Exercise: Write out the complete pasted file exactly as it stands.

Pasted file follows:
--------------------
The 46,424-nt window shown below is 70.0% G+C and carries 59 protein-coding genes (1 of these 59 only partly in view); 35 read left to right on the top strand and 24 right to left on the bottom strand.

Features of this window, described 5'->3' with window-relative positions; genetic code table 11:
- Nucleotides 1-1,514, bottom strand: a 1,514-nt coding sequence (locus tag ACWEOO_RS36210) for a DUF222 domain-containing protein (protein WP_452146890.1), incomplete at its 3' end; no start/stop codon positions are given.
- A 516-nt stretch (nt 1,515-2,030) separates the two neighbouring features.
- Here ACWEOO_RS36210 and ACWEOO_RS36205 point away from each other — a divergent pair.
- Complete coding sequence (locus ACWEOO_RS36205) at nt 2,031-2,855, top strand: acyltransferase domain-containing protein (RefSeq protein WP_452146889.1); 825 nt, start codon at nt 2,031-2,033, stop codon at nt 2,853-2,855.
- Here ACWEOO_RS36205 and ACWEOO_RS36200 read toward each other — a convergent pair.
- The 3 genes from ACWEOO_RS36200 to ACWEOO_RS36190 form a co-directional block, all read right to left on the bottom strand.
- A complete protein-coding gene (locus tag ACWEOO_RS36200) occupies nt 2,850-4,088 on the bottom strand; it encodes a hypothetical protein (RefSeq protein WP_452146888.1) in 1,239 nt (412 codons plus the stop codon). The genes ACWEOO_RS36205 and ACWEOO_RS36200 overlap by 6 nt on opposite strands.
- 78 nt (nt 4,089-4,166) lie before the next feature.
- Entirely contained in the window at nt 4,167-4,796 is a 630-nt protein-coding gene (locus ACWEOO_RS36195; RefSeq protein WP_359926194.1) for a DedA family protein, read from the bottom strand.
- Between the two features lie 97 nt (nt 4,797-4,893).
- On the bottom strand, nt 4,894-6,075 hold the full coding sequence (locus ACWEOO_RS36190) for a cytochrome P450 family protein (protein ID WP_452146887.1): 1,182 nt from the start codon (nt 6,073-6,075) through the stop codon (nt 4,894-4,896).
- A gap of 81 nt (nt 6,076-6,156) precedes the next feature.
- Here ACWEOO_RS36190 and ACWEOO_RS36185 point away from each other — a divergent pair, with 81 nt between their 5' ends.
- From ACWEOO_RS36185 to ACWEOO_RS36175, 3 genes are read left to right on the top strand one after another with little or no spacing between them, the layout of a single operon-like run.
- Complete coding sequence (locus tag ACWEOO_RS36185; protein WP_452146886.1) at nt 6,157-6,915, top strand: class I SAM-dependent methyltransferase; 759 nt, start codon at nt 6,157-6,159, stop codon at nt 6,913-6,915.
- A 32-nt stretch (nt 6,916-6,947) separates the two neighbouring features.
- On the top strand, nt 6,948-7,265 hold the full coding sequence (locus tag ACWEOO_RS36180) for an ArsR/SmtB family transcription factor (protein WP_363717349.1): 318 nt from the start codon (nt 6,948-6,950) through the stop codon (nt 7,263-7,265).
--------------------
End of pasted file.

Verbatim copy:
The 46,424-nt window shown below is 70.0% G+C and carries 59 protein-coding genes (1 of these 59 only partly in view); 35 read left to right on the top strand and 24 right to left on the bottom strand.

Features of this window, described 5'->3' with window-relative positions; genetic code table 11:
- Nucleotides 1-1,514, bottom strand: a 1,514-nt coding sequence (locus tag ACWEOO_RS36210) for a DUF222 domain-containing protein (protein WP_452146890.1), incomplete at its 3' end; no start/stop codon positions are given.
- A 516-nt stretch (nt 1,515-2,030) separates the two neighbouring features.
- Here ACWEOO_RS36210 and ACWEOO_RS36205 point away from each other — a divergent pair.
- Complete coding sequence (locus ACWEOO_RS36205) at nt 2,031-2,855, top strand: acyltransferase domain-containing protein (RefSeq protein WP_452146889.1); 825 nt, start codon at nt 2,031-2,033, stop codon at nt 2,853-2,855.
- Here ACWEOO_RS36205 and ACWEOO_RS36200 read toward each other — a convergent pair.
- The 3 genes from ACWEOO_RS36200 to ACWEOO_RS36190 form a co-directional block, all read right to left on the bottom strand.
- A complete protein-coding gene (locus tag ACWEOO_RS36200) occupies nt 2,850-4,088 on the bottom strand; it encodes a hypothetical protein (RefSeq protein WP_452146888.1) in 1,239 nt (412 codons plus the stop codon). The genes ACWEOO_RS36205 and ACWEOO_RS36200 overlap by 6 nt on opposite strands.
- 78 nt (nt 4,089-4,166) lie before the next feature.
- Entirely contained in the window at nt 4,167-4,796 is a 630-nt protein-coding gene (locus ACWEOO_RS36195; RefSeq protein WP_359926194.1) for a DedA family protein, read from the bottom strand.
- Between the two features lie 97 nt (nt 4,797-4,893).
- On the bottom strand, nt 4,894-6,075 hold the full coding sequence (locus ACWEOO_RS36190) for a cytochrome P450 family protein (protein ID WP_452146887.1): 1,182 nt from the start codon (nt 6,073-6,075) through the stop codon (nt 4,894-4,896).
- A gap of 81 nt (nt 6,076-6,156) precedes the next feature.
- Here ACWEOO_RS36190 and ACWEOO_RS36185 point away from each other — a divergent pair, with 81 nt between their 5' ends.
- From ACWEOO_RS36185 to ACWEOO_RS36175, 3 genes are read left to right on the top strand one after another with little or no spacing between them, the layout of a single operon-like run.
- Complete coding sequence (locus tag ACWEOO_RS36185; protein WP_452146886.1) at nt 6,157-6,915, top strand: class I SAM-dependent methyltransferase; 759 nt, start codon at nt 6,157-6,159, stop codon at nt 6,913-6,915.
- A 32-nt stretch (nt 6,916-6,947) separates the two neighbouring features.
- On the top strand, nt 6,948-7,265 hold the full coding sequence (locus tag ACWEOO_RS36180) for an ArsR/SmtB family transcription factor (protein WP_363717349.1): 318 nt from the start codon (nt 6,948-6,950) through the stop codon (nt 7,263-7,265).